Saratoga County

Action on emergency partnership delayed

Members of the Colonie Emergency Medical Service asked the Town Board Thursday to reconsider the pla
Technical Sgt. Kathy Sweeney shows some of the controls inside the cockpit of a Bell 430 twin-engine utility helicopter that is often used for MedEvac operations at the New York State Police Aviation Unit in Colonie Thursday afternoon.
PHOTOGRAPHER:
Technical Sgt. Kathy Sweeney shows some of the controls inside the cockpit of a Bell 430 twin-engine utility helicopter that is often used for MedEvac operations at the New York State Police Aviation Unit in Colonie Thursday afternoon.

Members of the Colonie Emergency Medical Service asked the Town Board Thursday to reconsider the plan to end helicopter missions with the State Police, and received at least a temporary reprieve.

About 30 EMS personnel attended the meeting in Town Hall, reading statements and seeking further discussion. The board went into closed session briefly following the presentation and then voted to delay any decisive action pending further research and public comment. A public hearing date is pending.

The labor union representing town paramedics had already asked for an emergency meeting with town leaders to try to salvage the long-standing partnership paramedics have with state police to staff helicopter medical and rescue missions.

According to an earlier announcement by town Supervisor Paula Mahan, the town would end the partnership Sept. 1 because of concerns about costs and liability associated with the helicopter program.

The paramedics who help staff the state police helicopter could be better used to respond to town emergencies, said Mahan, who took office in January and has been struggling to reduce an $18 million town deficit.

“We must use all town resources very wisely,” she said earlier Thursday. “Our primary concern is to serve the needs of residents in Colonie. The program with state police serves people outside the town. State police will have to find another way to serve this need.”

By ending the partnership, the town’s trained paramedics will be available to respond to 911 calls in town, instead of serving the broader Capital Region.

But Gary Favro, a labor relations specialist with the United Public Service Employees Union, which represents the 60-member Colonie Emergency Medical Services, said ending the partnership will be a huge loss to the Capital Region.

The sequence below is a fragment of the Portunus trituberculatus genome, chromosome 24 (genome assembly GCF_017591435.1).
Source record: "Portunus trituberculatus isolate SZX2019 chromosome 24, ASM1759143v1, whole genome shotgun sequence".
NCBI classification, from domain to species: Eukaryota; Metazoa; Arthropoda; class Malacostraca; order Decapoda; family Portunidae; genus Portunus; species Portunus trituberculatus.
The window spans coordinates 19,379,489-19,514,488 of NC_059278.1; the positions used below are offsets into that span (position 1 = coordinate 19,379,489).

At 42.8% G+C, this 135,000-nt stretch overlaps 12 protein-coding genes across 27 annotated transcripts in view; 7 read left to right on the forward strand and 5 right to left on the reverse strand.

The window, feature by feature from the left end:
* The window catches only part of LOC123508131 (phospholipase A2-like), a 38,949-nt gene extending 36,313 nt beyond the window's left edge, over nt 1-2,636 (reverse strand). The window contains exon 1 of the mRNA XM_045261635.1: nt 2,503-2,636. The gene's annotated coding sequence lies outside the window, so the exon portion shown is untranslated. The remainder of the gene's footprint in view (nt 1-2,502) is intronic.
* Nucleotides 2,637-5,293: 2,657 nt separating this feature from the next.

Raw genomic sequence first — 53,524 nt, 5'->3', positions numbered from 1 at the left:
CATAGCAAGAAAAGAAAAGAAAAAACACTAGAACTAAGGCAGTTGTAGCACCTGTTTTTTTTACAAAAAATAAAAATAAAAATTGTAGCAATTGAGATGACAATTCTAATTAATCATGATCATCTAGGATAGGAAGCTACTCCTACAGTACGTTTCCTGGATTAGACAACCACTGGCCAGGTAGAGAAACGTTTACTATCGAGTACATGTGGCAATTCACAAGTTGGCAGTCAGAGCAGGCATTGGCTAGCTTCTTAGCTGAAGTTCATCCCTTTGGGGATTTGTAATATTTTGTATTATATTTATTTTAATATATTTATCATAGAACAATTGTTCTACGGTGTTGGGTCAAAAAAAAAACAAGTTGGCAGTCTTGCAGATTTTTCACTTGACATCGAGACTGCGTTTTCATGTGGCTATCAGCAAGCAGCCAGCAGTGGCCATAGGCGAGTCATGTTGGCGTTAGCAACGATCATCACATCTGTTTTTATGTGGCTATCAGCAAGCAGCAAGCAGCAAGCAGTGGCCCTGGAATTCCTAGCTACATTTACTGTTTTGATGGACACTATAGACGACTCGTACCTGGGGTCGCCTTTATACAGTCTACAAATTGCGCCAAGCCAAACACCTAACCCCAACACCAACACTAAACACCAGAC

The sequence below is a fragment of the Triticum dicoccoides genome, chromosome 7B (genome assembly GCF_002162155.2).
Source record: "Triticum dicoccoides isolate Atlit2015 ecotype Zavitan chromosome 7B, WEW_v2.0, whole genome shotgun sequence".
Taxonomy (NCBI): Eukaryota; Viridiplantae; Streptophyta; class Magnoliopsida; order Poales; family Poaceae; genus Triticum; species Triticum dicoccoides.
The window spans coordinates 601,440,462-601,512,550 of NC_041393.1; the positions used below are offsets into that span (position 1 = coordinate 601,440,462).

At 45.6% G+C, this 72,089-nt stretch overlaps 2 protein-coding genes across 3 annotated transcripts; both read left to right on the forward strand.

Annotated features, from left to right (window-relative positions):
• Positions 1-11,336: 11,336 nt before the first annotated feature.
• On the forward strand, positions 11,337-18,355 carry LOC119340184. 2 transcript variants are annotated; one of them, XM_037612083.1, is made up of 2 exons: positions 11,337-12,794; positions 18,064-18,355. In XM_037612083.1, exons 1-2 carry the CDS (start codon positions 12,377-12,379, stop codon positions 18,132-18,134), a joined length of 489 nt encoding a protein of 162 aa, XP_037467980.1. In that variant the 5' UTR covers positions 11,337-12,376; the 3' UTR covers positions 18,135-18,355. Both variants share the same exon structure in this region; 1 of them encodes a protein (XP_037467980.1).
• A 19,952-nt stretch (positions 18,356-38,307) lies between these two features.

Favro said the town EMS was notified officially on Wednesday that the partnership would end. “I sent a letter immediately to the supervisor requesting an emergency meeting asking her to reconsider it.”

“If there is a problem, identify it,” said Favro. “We have not heard anything wrong other than it is a financial or liability issue.”

The flight medics, who go through specialized advanced training for rescues as well as life-support work in the confines of a helicopter, also respond to 911 and routine medical transport calls in town, which means residents benefit from this high level of training, said Favro.

“We don’t see anything logical. It’s a 15-year program that is well known, well established and well run. It’s respected by all agencies around here,” he said. “We hope we can get this resolved. This is a major loss and there is no reason for it.”

Mahan said the decision to end the partnership as of Sept. 1 gives state police time to find another service provider.

State police Sgt. Kern Swoboda, a spokesman, said they are exploring options to establish a service agreement with another EMS provider.

“Our goal is to minimize the disruption to provide medical evacuation,” he said.

State police have worked with Colonie EMS since 1993.

“We hate to lose any significant partnership,” said Swoboda. “They were great to work with, the major was glad they were part of our organization. They provided great service and were there when we needed them.”

It would not be practical for the state police to provide its own medics because this requires training, certification and the purchase of special equipment. “They are paramedics, they bring the expertise,” said Swoboda.

In each of its five aviation units around the state, the State Police contract with local EMS responders to provide service. There is no compensation from police, but the town paramedics can bill individuals for medical service they provide on the helicopter.

Mahan said that the town EMS has a $3.2 million budget and she said that Colonie EMS Chief Jon Politis recently requested funding for more paramedic positions.

Politis could not be reached to comment.

Categories: Schenectady County

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